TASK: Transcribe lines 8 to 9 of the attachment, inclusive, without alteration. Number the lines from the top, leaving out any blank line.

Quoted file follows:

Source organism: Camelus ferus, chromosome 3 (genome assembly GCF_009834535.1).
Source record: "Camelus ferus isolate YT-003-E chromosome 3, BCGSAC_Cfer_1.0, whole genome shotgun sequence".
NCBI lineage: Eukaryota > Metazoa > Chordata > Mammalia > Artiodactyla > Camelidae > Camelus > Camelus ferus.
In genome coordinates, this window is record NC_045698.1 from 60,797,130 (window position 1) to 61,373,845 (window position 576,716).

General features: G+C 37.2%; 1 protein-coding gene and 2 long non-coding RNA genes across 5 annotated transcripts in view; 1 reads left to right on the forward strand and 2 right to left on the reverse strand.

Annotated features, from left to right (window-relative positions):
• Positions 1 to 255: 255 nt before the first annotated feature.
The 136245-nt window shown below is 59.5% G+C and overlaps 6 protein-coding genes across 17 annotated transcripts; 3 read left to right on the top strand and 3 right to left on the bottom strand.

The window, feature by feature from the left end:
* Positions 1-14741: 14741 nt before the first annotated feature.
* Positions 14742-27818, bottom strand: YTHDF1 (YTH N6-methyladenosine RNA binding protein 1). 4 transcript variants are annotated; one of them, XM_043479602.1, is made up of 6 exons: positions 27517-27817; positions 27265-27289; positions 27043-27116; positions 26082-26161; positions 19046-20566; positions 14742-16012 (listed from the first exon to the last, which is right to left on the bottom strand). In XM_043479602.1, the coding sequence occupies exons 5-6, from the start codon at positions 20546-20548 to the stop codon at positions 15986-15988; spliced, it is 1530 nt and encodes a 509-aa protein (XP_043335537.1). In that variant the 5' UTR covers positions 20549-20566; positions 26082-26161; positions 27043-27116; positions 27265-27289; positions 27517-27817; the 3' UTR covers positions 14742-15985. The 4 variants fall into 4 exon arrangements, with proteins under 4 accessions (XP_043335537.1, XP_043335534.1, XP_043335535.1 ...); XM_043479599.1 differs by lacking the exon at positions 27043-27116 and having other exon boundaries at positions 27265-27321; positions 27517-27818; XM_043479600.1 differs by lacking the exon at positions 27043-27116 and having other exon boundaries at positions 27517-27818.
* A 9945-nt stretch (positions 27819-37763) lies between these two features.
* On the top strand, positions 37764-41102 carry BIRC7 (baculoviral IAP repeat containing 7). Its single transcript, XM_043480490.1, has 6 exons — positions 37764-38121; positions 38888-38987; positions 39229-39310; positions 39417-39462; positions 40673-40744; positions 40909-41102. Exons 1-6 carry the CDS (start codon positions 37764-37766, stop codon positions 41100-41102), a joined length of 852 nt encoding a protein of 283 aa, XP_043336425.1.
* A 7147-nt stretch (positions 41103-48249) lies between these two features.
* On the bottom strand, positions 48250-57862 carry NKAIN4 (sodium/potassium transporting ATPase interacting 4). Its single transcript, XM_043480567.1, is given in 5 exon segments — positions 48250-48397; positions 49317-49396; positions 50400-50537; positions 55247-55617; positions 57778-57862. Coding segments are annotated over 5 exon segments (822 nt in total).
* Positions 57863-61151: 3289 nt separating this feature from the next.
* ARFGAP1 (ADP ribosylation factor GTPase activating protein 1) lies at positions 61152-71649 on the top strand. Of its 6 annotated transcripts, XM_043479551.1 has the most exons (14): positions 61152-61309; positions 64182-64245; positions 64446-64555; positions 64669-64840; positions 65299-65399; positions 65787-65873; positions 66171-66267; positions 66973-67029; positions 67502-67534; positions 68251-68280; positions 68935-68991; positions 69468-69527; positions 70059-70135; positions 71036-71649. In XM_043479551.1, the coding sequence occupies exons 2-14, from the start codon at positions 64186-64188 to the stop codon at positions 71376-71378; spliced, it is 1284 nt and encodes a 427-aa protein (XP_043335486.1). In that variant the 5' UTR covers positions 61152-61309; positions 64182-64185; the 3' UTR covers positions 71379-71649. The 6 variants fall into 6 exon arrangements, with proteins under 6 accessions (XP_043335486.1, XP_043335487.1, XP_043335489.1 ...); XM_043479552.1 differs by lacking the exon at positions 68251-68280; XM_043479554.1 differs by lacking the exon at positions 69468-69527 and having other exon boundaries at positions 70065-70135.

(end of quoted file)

The 136245-nt window shown below is 59.5% G+C and overlaps 6 protein-coding genes across 17 annotated transcripts; 3 read left to right on the top strand and 3 right to left on the bottom strand.

The window, feature by feature from the left end: